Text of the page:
Using the Delphi method to value protection of the Amazon rainforest
Valuing global environmental public goods can serve to mobilize international resources for their protection. While stated-preference valuation methods have been applied extensively to public goods valuation in individual countries, applications to global public goods with surveys in multiple countries are scarce due to complex and costly implementation. Benefit transfer is effectively infeasible when there are few existing studies valuing similar goods. The Delphi method, which relies on expert opinion, offers a third alternative. We explore this method for estimating the value of protecting the Amazon rainforest, by asking more than 200 environmental valuation experts from 37 countries on four continents to predict the outcome of a contingent valuation survey to elicit willingness-to-pay (WTP) for Amazon forest protection by their own countries' populations. The average annual per-household values of avoiding a 30% forest loss in the Amazon by 2050, assessed by experts, vary from a few dollars in low-income Asian countries, to a high near $100 in Canada, Germany and Norway. The elasticity with respect to average (PPP-adjusted) per-household incomes is close to unity. Results from the Delphi study match remarkably well those from a recent population stated-preference survey in Canada and the United States, using a similar valuation scenario.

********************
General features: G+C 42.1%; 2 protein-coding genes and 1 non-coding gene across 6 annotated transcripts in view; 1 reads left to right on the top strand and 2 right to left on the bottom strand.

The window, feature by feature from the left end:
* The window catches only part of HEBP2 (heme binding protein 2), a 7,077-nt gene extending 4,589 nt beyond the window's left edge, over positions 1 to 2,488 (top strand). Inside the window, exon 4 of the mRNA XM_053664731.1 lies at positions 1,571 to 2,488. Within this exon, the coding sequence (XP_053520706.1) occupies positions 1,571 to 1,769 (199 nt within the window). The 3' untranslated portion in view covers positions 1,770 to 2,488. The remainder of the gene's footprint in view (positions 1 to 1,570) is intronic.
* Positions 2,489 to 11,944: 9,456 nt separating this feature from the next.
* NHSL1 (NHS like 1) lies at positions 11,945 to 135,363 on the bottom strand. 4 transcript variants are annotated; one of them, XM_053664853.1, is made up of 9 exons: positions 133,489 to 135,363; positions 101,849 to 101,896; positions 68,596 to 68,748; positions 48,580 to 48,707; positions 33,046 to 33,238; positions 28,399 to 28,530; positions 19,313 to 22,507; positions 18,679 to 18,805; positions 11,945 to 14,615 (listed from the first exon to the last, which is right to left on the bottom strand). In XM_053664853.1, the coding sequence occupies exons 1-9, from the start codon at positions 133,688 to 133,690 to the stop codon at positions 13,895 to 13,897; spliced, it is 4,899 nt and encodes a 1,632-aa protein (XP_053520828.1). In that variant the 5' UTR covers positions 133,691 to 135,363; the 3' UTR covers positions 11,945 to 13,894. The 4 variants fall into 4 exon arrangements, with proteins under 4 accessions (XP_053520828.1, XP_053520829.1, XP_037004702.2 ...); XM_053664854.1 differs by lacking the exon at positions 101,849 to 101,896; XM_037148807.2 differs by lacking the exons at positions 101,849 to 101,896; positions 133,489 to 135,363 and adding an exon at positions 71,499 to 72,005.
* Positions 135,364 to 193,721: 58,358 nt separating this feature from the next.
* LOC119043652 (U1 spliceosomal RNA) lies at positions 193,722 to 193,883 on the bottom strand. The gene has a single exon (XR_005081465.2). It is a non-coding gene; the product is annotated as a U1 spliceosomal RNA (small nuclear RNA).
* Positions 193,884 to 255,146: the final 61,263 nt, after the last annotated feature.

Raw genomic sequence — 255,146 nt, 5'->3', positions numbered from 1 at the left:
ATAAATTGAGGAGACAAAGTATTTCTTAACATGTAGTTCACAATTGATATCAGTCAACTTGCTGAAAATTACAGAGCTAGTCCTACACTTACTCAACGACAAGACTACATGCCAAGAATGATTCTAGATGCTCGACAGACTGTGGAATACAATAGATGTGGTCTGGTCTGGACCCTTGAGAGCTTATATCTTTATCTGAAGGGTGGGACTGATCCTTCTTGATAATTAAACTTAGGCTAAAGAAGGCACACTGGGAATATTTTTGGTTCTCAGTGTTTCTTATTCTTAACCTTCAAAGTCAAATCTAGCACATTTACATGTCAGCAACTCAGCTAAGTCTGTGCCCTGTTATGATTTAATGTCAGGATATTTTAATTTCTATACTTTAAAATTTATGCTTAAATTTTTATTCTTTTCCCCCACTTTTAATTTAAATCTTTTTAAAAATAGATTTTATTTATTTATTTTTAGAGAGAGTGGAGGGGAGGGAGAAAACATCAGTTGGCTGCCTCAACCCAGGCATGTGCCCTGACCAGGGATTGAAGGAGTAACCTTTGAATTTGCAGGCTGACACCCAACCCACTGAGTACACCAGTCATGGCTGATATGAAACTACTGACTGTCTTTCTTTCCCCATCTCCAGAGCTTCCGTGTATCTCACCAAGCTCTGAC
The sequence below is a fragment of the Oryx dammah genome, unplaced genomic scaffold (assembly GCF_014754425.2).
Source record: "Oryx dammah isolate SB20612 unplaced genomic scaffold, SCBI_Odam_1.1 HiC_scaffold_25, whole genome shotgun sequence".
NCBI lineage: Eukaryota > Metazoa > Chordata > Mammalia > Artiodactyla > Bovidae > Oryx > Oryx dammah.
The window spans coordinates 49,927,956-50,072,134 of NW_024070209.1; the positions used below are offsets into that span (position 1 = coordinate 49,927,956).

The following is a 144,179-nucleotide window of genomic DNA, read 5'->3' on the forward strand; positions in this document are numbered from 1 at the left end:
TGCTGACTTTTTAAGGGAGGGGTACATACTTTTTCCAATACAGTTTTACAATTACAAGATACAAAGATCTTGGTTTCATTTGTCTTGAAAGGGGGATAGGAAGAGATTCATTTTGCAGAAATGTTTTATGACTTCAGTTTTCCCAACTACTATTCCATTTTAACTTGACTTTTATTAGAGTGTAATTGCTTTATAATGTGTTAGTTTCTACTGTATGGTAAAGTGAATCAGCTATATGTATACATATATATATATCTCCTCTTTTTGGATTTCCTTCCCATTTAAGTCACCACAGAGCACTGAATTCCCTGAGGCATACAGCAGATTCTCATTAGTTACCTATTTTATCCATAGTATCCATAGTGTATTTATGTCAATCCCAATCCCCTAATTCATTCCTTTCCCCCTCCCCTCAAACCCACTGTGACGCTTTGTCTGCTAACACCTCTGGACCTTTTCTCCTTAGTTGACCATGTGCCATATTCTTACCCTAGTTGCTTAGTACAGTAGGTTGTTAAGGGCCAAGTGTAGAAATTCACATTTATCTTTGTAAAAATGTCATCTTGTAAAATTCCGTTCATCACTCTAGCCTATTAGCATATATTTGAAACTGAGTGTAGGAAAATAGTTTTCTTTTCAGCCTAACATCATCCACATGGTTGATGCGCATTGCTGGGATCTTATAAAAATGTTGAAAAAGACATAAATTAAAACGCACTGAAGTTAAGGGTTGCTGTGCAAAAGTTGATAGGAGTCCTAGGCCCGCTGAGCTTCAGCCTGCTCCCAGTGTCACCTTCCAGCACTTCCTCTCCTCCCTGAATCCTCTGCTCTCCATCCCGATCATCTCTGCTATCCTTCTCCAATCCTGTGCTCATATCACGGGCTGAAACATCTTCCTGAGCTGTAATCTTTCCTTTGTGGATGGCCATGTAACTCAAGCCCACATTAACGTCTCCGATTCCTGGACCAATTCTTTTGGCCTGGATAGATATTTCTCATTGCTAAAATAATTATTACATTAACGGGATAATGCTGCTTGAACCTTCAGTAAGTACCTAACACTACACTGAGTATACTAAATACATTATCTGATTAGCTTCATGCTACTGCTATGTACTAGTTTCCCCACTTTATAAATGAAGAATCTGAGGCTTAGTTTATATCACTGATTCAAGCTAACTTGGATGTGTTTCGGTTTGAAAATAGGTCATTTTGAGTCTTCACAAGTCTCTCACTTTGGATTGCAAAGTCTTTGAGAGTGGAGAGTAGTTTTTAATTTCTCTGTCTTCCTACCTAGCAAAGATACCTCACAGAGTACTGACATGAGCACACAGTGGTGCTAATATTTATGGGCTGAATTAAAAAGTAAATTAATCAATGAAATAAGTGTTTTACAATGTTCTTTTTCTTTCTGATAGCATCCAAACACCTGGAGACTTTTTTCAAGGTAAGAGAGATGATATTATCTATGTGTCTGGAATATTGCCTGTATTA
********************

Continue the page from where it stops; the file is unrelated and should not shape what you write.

Strand, J; Carson, RT; Navrud, S; Ortiz-Bobea, A; Vincent, JR
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